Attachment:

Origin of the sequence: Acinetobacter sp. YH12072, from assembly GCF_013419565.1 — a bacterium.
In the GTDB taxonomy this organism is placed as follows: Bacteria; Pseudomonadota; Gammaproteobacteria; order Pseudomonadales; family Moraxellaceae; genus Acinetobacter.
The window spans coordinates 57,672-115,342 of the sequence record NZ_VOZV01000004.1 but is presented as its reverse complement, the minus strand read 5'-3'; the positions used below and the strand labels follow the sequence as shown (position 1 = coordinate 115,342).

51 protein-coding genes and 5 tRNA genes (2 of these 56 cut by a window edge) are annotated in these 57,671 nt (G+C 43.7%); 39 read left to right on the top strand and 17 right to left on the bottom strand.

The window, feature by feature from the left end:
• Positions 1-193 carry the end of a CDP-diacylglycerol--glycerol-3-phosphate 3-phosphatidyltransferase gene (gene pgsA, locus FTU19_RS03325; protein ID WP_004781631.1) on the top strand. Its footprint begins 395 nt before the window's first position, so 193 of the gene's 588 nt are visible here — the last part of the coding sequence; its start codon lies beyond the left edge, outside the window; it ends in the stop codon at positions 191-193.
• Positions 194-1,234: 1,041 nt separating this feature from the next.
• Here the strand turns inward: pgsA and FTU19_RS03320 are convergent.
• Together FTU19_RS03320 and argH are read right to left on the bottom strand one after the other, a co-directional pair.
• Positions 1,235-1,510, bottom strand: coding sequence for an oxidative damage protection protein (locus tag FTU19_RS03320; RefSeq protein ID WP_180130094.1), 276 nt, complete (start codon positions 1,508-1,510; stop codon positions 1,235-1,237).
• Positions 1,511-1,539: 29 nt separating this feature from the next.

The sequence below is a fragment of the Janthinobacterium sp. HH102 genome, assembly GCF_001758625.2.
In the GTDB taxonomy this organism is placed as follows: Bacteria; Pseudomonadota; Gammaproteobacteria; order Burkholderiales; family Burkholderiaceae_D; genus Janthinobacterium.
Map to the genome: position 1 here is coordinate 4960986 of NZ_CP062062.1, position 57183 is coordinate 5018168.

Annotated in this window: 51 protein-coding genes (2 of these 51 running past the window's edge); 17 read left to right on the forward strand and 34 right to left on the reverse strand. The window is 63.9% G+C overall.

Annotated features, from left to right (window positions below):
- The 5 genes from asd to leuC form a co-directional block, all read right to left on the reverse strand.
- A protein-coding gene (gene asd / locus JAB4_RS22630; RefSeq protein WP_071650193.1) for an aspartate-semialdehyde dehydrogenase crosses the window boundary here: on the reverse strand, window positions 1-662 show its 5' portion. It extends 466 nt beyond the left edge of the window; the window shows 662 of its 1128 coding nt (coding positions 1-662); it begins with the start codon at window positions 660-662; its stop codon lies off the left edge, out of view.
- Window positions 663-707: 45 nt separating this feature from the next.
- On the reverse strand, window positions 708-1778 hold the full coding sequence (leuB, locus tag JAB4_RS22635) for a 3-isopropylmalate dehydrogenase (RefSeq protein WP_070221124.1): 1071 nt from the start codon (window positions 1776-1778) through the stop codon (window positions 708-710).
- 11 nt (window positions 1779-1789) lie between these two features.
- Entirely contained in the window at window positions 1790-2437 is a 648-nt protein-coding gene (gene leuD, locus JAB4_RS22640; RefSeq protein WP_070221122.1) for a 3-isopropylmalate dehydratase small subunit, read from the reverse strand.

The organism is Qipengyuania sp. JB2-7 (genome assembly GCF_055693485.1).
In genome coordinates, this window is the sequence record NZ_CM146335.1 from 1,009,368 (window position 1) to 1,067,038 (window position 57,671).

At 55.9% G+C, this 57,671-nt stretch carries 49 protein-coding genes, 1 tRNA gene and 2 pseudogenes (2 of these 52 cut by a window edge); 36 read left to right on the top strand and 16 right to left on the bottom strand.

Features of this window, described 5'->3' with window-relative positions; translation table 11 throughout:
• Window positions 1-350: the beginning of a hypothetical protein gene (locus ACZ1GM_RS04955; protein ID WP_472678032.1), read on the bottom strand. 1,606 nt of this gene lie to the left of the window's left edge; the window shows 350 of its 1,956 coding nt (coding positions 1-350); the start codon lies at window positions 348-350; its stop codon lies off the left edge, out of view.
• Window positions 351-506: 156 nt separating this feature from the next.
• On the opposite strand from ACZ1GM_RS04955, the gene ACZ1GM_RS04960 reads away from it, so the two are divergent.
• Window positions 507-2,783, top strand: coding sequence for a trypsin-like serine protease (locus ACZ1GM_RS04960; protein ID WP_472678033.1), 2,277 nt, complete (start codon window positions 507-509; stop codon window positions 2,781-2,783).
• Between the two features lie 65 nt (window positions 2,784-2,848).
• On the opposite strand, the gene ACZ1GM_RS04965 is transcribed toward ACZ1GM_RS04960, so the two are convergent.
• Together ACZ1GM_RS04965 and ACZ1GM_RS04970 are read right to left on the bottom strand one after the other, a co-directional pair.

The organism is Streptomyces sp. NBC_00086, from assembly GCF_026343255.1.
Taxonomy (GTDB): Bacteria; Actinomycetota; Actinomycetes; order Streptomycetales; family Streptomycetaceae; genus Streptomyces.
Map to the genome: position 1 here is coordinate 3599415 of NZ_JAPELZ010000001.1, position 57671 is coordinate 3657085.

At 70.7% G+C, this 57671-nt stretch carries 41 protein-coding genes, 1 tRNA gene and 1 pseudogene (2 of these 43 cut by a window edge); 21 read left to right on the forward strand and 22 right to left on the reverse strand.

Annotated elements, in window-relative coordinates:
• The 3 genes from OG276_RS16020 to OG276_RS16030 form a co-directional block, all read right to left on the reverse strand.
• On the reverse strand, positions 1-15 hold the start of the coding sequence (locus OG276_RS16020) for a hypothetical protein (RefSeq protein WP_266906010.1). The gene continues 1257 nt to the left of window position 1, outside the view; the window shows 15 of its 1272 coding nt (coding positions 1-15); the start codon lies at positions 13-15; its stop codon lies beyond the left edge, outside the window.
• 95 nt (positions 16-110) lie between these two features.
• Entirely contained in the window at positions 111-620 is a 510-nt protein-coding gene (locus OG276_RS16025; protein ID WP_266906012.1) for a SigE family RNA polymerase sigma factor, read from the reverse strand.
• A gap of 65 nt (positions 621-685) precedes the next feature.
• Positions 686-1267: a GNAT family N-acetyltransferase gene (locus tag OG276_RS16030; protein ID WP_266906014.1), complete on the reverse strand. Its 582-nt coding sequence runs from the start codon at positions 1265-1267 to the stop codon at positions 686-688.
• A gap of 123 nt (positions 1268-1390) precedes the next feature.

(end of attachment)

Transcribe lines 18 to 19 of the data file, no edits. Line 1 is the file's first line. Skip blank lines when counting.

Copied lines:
- A protein-coding gene (gene asd / locus JAB4_RS22630; RefSeq protein WP_071650193.1) for an aspartate-semialdehyde dehydrogenase crosses the window boundary here: on the reverse strand, window positions 1-662 show its 5' portion. It extends 466 nt beyond the left edge of the window; the window shows 662 of its 1128 coding nt (coding positions 1-662); it begins with the start codon at window positions 660-662; its stop codon lies off the left edge, out of view.
- Window positions 663-707: 45 nt separating this feature from the next.